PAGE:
St. Anselm doesn't call itself a steakhouse, and it doesn't much look like one either. A chalkboard as you enter assures all guests of the "natural," hormone-and-antibiotic-free" pedigree of its menu. The dining room is small, tables dwarfed by a long bar with metal stools, and green-slatted shutters closing out the onlookers on Metropolitan Avenue. What's coming out of the kitchen, however, will convince you that not only is St. Anselm a meat haven, it's one of the best ones in town. An ideal meal looks something like this: grilled halloumi with pea greens and string beans roasted shishito peppers and the butcher's steak with compound garlic butter. The best part? It's affordable. That steak we mentioned? Yeah, that's under 20 bucks.
Recommended for Steakhouses because: It's a laid back eatery that serves up a hipster-worthy, grass-fed piece of meat.
Maria's expert tip: Come here when you want to impress someone special, but can't afford to break the bank. It's a first-come, first-served, neighborhood restaurant that takes no reservations.
Chef Marc Forgione's American Cut Steakhouse is best known for signature dishes that include the chili lobster, the "OG" 1924 Hotel Caesar and the show-stopping 52-ounce porterhouse complete with flaming bone marrow butter prepared tableside. Likewise, the décor is meant to impress: original stained glass windows, ornate crown moldings and the original fireplace all create an opulent atmosphere. The Midtown branch features lighter a la carte options like salads and fish, as well as a pastrami sandwich with brisket, brined and smoked. Looking for a celebrity sighting rather than art deco flair? Head a little farther south to American Cut's Tribeca location.
Recommended for Steakhouses because: Travel + Leisure named American Cut Steakhouse one of the 'Best Steakhouses in the U.S.' in 2013.
Maria's expert tip: The grilled bacon is sourced from famed deli, Schaller & Weber. It's not to be missed.
Michael Lomonaco, Chef and Managing Partner of Porter House Bar and Grill, has pretty much dedicated his life to the American kitchen; his New York steakhouse being the expressions of that passion. Set in the heart of Columbus Circle, steps from Lincoln Center and across from Central Park, Porter House New York is located on the fourth floor of Time Warner Center and features sweeping views of Central Park and the Manhattan skyline. The porterhouse for two is certainly a splurge, but if you'd rather just come for the ambiance, order up a Manhattan and chase it down with the burger and fries. Either way, you can't go wrong.
Recommended for Steakhouses because: NY Mag's Grub Street named Porter House the absolute best steakhouse in the city.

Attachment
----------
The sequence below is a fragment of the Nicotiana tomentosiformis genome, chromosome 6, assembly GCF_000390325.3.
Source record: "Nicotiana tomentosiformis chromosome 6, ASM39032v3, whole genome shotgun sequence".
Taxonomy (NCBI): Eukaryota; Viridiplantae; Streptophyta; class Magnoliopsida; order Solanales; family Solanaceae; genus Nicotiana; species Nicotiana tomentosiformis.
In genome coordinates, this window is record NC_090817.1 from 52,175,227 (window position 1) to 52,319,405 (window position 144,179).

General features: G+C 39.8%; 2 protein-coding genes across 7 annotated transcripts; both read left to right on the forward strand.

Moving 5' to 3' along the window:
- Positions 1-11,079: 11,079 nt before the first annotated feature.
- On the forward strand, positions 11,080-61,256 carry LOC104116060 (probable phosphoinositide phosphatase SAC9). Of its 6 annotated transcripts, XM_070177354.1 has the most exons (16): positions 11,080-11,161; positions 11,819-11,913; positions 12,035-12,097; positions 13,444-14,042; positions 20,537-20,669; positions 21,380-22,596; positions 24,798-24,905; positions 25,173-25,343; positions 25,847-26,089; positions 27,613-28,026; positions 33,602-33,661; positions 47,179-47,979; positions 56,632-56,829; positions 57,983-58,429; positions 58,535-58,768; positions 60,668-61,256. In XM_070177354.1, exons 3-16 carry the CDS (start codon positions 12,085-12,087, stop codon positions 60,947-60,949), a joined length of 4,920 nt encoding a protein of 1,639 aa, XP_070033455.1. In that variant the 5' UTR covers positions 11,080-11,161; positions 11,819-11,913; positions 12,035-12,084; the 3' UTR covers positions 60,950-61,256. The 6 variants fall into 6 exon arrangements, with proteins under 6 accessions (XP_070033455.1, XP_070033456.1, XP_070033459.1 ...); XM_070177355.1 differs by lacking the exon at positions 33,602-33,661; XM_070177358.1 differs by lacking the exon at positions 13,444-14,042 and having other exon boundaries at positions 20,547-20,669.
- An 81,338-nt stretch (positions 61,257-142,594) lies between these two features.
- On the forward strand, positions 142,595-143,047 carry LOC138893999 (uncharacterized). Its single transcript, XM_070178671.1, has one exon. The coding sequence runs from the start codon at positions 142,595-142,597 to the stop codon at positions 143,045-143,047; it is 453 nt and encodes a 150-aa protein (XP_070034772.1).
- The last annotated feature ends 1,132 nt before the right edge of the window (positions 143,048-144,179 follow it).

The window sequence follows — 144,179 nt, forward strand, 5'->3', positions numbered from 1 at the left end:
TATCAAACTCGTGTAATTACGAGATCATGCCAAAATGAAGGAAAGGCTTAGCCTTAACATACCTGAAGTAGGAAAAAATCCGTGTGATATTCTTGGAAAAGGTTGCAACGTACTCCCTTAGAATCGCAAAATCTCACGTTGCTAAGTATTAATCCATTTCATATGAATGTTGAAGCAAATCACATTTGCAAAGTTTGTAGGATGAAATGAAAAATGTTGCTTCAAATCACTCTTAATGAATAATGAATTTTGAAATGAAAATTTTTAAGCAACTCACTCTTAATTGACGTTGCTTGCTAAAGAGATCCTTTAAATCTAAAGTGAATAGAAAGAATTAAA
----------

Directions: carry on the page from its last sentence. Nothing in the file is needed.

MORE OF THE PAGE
Maria's expert tip: Learn Chef Lomonaco's cooking tips on your favorite TV shows, including The Today Show and the Food Network.
Unless it's freakishly low, or ridiculously lofty, a restaurant's ceiling probably isn't the first thing that draws your attention. At Keens, it'll be all you can look at - that is until they bring your meal. Keens Steakhouse - established in 1885 - is one of New York's oldest and most revered eateries. It also happens to have the largest collection of churchwarden pipes in the world literally hanging from its rafters. The tradition stems from the days when travelers left their delicate pipes at their favorite inns until they returned. Today, Keen's is well-known for its mutton chop - a deep cut of meat so succulent you'll wonder why its popularity ever waned. NY trivia: Keens is the only survivor of what was known as the Herald Square Theatre District.
Recommended for Steakhouses because: Keens is a classic New York steakhouse that serves the meanest mutton chop around - aged and rubbed to perfection.
Andrea's expert tip: Stop by and sit at the bar for a burger if you're in a hurry.
Set on the corner of Beaver and South William Street, Delmonico's first opened its doors in 1837 and was the setting for a birthday party for Mark Twain. Since then, this spot has hosted more than a dozen American presidents and countless financial tycoons who mosey over from nearby Wall Street. The restaurant attracts a loyal crowd who feel at home amongst the low-key bar, warm wood paneling and leather furniture. The menu is classic steakhouse fare, with an impressive offering of chilled shellfish, crisp salads and a collection of aged steak cuts that'll have you salivating as you order.
Recommended for Steakhouses because: Delmonico's has made a name for itself around the world, but this lower Manhattan location drips of old-world New York charm.
Maria's expert tip: For sides, don't skip the king crab macaroni and the hash browns in creme fraiche.
Opened in 2019, HYUN isn't your typical steakhouse. There's a quiet serenity to the atmosphere here, which fits the revelatory experience of consuming what's arguably the best beef you'll ever eat.